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What is a Secured Credit Card?
Trying to decide which credit card to choose can sometimes be a daunting task. Not only do you need to compare card features, and consider the “true costs” of any card you select, but you need to consider the type of card you’ll qualify for. If you’ve got Excellent Credit—generally, a FICO score of 750 or above—and a reasonable income, this part is easy because you’ll likely qualify for 90 percent of cards on the market today.
However, if you have a limited credit history or derogatory marks (i.e., a negative history) on your Credit Report, you may not qualify for a traditional credit card. For people in these situations, a Secured Credit Card is often the best way to establish or rebuild your credit history, because your current Credit Score will rarely affect approval.
First, it’s important to note that, to merchants, secured Credit Cards are the same as any other type of credit card. While not all credit issuers offer a secured card, several do, and they all come with either the Visa or MasterCard logo. Part of the reason secured cards are so useful is that they can be used exactly like other credit cards, including for hotel and/or rental car reservations, at retailers, at online merchants, etc.
But it’s more important to know how a secured card differs from traditional credit cards. Generally, the secured credit card is distinct from the Unsecured Card in three ways:
- A deposit is required
- The credit limit tends to be low
- Fees and interest rates will be higher
Because secured cards are for higher risk borrowers, the bank will want you to deposit a pre-determined amount of cash into an account. When you apply for a secured credit card, upon approval the credit issuer will tell you how much you need to deposit to activate the card. It’s important to read the terms and conditions of any credit offer so that you will know, before applying, how much you’re likely to pay. But usually, the deposit amount is 50 - 100 percent of your credit line, and will be determined by the specifics of the card issuer, as well as by your credit score. For example, you might receive a request to deposit $200, at which point your credit line will be somewhere between $200-$400. As you use the card wisely, your credit line may increase (without any additional deposit), as will your credit score. And what happens to your deposit if you decide to cancel your card in the future? The card issuer will require you to pay off any remaining balance on your account, and will then refund your entire deposit.
As mentioned earlier, the credit line on a secured credit card will be lower than on most traditional cards because the issuers consider people that possess lower Credit Scores to be more of a financial risk. In order to limit this risk they require a deposit, plus they set the amount that you can borrow to be much lower than with traditional cards. This may seem like a negative aspect of secured cards, but for most people it is better to begin with a low credit limit that you learn to manage well, before moving on to a card with a much higher one.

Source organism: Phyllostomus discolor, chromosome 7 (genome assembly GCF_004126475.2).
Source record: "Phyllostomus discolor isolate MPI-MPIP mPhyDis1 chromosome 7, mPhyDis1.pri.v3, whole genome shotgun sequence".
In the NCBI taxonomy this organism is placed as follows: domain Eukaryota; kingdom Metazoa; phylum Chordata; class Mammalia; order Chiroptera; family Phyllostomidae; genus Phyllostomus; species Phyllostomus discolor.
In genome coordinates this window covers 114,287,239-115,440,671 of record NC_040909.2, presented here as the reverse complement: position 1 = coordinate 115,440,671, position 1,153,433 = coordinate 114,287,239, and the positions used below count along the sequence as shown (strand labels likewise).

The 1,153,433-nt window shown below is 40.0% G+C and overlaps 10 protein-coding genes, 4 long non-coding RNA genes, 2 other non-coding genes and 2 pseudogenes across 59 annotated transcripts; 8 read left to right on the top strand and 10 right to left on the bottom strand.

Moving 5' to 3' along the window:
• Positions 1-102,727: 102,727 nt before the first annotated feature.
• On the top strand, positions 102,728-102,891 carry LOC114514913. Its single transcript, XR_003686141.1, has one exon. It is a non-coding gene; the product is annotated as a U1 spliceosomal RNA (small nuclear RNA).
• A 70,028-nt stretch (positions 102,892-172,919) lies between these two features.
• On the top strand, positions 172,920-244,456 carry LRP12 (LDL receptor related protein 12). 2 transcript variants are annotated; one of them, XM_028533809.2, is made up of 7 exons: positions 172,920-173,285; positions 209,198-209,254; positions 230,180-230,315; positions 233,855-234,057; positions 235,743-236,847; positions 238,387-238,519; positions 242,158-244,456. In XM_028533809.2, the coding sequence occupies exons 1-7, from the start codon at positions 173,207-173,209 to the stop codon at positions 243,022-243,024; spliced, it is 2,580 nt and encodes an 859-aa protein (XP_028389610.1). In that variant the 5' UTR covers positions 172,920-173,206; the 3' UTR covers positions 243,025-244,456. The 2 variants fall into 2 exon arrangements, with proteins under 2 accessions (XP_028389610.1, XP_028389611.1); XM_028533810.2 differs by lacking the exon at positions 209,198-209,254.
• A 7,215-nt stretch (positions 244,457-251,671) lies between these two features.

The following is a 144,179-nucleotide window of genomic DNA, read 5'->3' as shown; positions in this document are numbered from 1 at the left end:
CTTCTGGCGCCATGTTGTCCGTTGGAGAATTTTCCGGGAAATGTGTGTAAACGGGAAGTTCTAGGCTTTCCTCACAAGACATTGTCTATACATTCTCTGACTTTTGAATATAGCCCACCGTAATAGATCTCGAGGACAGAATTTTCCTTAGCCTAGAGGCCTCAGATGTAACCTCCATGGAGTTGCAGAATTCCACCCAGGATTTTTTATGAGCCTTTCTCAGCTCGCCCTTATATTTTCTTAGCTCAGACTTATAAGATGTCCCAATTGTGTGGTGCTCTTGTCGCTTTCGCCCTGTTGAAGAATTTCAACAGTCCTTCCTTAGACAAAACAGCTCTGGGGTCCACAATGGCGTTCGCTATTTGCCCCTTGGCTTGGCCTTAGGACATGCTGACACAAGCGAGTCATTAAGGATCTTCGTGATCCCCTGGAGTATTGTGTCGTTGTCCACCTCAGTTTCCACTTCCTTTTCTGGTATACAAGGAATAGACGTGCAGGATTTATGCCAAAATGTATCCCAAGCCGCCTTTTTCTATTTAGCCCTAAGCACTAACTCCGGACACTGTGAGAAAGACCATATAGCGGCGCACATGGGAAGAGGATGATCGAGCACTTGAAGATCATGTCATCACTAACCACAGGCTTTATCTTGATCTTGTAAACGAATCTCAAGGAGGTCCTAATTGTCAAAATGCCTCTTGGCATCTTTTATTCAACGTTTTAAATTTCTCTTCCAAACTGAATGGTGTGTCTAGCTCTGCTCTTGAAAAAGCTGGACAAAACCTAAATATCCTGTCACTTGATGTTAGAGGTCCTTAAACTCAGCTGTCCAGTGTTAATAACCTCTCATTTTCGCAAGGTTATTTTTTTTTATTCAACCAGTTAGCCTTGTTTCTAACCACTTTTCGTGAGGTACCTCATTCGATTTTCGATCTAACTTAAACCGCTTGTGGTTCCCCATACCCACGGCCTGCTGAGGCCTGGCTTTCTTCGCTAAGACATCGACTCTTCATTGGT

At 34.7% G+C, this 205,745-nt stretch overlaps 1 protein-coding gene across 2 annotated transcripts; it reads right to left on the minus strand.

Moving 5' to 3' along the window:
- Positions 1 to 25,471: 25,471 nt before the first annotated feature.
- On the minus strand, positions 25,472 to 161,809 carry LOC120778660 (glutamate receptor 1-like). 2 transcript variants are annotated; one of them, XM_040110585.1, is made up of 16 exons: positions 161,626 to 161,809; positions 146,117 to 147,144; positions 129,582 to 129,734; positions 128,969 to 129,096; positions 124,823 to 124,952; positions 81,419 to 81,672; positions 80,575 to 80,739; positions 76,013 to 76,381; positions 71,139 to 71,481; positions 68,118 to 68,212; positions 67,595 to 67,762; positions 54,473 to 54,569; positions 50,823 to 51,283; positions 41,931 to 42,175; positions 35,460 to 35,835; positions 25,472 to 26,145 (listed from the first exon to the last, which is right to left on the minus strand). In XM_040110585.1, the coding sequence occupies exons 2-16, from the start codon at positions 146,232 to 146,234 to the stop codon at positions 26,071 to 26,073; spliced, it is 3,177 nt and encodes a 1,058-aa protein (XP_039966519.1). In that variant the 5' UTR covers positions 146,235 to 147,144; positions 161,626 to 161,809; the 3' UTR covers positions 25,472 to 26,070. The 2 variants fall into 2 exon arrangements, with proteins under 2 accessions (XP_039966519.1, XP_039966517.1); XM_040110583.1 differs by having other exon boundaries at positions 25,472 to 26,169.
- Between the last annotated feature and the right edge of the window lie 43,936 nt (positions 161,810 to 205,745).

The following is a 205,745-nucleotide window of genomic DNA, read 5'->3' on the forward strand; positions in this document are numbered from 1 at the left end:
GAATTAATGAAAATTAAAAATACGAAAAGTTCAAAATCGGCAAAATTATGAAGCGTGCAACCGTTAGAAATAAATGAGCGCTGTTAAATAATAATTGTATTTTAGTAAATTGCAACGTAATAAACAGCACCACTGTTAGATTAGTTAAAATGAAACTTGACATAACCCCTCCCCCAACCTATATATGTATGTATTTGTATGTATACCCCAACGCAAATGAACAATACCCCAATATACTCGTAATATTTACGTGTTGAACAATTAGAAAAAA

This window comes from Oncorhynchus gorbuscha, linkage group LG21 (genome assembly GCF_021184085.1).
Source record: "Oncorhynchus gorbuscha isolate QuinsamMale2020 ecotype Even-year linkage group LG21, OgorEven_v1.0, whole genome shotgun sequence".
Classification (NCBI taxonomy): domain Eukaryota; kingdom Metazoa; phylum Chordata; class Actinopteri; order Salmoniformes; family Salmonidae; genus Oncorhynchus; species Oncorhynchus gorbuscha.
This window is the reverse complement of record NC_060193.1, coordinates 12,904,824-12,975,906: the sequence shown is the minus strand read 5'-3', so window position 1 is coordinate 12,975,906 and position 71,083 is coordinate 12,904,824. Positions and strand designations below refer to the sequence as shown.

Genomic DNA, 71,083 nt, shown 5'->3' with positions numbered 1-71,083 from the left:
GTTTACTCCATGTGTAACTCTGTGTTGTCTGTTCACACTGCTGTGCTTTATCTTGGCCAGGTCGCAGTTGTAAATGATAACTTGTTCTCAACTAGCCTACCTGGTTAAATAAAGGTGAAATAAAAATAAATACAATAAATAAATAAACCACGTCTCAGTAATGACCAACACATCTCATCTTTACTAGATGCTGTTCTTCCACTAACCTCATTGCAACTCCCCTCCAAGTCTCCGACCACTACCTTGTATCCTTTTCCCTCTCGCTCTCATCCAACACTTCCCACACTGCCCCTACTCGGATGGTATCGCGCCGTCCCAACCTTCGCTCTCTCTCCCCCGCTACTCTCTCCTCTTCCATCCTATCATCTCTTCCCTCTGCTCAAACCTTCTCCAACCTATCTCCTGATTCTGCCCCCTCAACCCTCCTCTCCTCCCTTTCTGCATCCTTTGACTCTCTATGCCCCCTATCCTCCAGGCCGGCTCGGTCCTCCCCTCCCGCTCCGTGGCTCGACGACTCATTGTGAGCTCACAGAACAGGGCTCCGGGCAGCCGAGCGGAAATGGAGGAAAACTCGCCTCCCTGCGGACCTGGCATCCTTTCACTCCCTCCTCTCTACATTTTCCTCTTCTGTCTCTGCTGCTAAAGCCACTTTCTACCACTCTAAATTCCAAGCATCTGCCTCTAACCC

In addition to these features, Secured Credit Cards also have higher fees and interest rates than many other traditional Unsecured Credit Cards. A typical fee for a secured card is anywhere from $25 to $100 per year. Since you won’t receive any added benefit from paying a larger annual fee, it’s best to search for a card that offers the most competitive fee structure. But it’s essential to keep in mind that you probably will not find a secured card that is totally free, so consider how much you can afford to pay each month before applying. Also, if you carry a balance—for even a day—it’s possible you may be required to pay interest on the balance, large or small. Currently, the average APR for credit cards is between 14-16 percent, but for secured cards it’s significantly higher. Thus, it’s always wise to avoid carrying a balance on these cards, for even one day, which means you should charge only as much as you can afford to pay off the same day. Remember, a secured credit card can help you build or re-build your credit score, but you should never use it like a traditional credit card. Here are some secured credit card offers:
Ultimately, if your goal is to raise your credit score it’s important to know how a secured credit card can help you do that. Just like traditional cards, your secured credit issuer will report how you use the card to the major credit bureaus (Experian, Equifax, and TransUnion). The best secured cards are ones that report to all three agencies each month. In order for you to get the most from your secured credit card it is important to use it wisely, to never carry a balance (or if you do, to carry a balance less than 30 percent of your limit), and to make your payments on-time every month.
Want more? Apply for one of these secured credit cards today:
by CreditQ Staff
Published 07/05/2012 15:39
Credit Card Info and Advice
Credit Card Info and Advice
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